Vega Mesh Riding Pants. Through sheer coincidence, I purchased some mesh riding pants for the return journey in the heat and they were from the same Vega that made my helmet. These pants were a revelation. For under $90, they are well made, and come with full armor. The mesh areas are interspersed with ballistic nylon in key areas such as the seat and the shins. Although they are mesh, they do not let a lot of air flow through. They feel more like jeans in that you get the effect of any breeze, but your legs are still protected to some extent. They worked for me in a wide range of conditions with just bicycle shorts underneath. Good Stuff.


Gear is Good

Classic Velocity

The point is, ladies and gentleman, that gear, for lack of a better word, is good. Gear is right, gear works. And gear, you mark my words, will not only save time and money, but that other more important asset, your butt. Thank you very much.----  With obvious apologies to Oliver Stone and Michael Douglas, I have paraphrased the famous speech from the movie Wall Street for good reason. Gear is good. It is especially good in the middle of a record-breaking northeast winter when you cannot ride or drive. There is nothing like the acquisition of gear, however simple, to stave off the madness of cabin fever and change your outlook.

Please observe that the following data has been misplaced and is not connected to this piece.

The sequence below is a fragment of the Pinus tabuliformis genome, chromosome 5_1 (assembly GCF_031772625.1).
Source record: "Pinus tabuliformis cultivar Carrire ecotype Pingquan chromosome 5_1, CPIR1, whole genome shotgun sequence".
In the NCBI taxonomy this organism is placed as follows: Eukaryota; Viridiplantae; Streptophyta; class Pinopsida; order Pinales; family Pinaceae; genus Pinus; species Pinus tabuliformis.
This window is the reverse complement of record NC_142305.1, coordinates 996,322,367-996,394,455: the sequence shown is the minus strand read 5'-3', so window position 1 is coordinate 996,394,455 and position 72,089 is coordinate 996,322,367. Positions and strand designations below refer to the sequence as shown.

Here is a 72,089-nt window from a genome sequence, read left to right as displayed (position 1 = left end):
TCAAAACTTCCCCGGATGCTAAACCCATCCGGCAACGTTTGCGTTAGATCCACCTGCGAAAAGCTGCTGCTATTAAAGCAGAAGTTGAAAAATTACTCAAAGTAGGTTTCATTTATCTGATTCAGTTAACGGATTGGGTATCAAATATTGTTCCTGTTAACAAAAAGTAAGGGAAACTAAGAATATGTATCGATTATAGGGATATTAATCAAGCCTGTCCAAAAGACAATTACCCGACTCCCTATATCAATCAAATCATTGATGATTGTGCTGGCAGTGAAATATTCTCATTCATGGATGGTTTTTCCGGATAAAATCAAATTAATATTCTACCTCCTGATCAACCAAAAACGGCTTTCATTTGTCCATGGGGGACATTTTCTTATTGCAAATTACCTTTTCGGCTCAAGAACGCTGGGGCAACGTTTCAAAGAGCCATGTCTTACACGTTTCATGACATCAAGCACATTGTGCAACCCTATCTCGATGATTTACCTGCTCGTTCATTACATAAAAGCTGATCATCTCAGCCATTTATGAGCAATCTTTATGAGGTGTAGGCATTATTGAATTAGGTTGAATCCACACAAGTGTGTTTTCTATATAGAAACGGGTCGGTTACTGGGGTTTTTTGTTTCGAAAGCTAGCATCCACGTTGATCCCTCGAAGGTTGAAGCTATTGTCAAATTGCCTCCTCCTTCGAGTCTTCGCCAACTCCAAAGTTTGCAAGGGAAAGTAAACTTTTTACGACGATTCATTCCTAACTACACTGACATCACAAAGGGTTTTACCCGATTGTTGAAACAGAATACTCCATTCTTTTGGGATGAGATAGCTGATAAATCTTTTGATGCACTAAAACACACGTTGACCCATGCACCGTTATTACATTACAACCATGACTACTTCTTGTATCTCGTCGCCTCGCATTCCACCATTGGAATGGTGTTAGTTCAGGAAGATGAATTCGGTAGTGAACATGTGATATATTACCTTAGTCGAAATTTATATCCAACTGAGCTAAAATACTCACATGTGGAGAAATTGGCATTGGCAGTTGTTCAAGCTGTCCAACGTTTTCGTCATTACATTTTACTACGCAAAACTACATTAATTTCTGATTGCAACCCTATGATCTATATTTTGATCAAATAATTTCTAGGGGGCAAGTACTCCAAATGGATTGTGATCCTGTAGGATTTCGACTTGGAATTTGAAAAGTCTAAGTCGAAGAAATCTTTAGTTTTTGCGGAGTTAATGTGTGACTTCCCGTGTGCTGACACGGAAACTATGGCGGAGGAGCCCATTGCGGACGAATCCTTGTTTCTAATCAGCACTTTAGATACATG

Gear has several magical qualities, but one is leading you to believe that things formerly not possible are now possible. For example, gear gives you the impression that you can perhaps ride your vintage bike in the frigid cold, rather than waiting for the more friendly climate of spring. I got a new motorcycle jacket over the holidays and not only is it much better than the old in construction and materials, it compels me to ride in lower temperatures and in adverse conditions. Were it not for the fact that I was away for the last 3 foot snow storm, I'm sure that the jacket alone would have made me go out for coffee on the R75. However, on a recent ride in balmy 35 degree weather with the jacket, I discovered that it cannot compensate for a lack of windshield, aging knees, or drafty boots. A few years ago, when I got some Gerbing heated gloves for christmas, they failed to compensate for those things as well. However, heated grips and a touring windshield, when combined with the jacket and gloves, makes me ready to replace the sled dogs of the Iditarod.

The second magical quality of gear is that it makes you want to drive or ride more. I once got one of those beaded seat covers for my VW bug. I immediately went for a very long drive into a neighboring state just because I thought I was immune to fatigue. It turns out I was not. Speaking of seats, I got an inexpensive closeout Alaska Leathers motorcycle seat cover on the way back from a rally, and thought that it made a significant difference, so you never know. New panniers are virtually a guarantee that you will embark upon a trip, the nature of which causes them to be as overstuffed and battle tested as your old ones.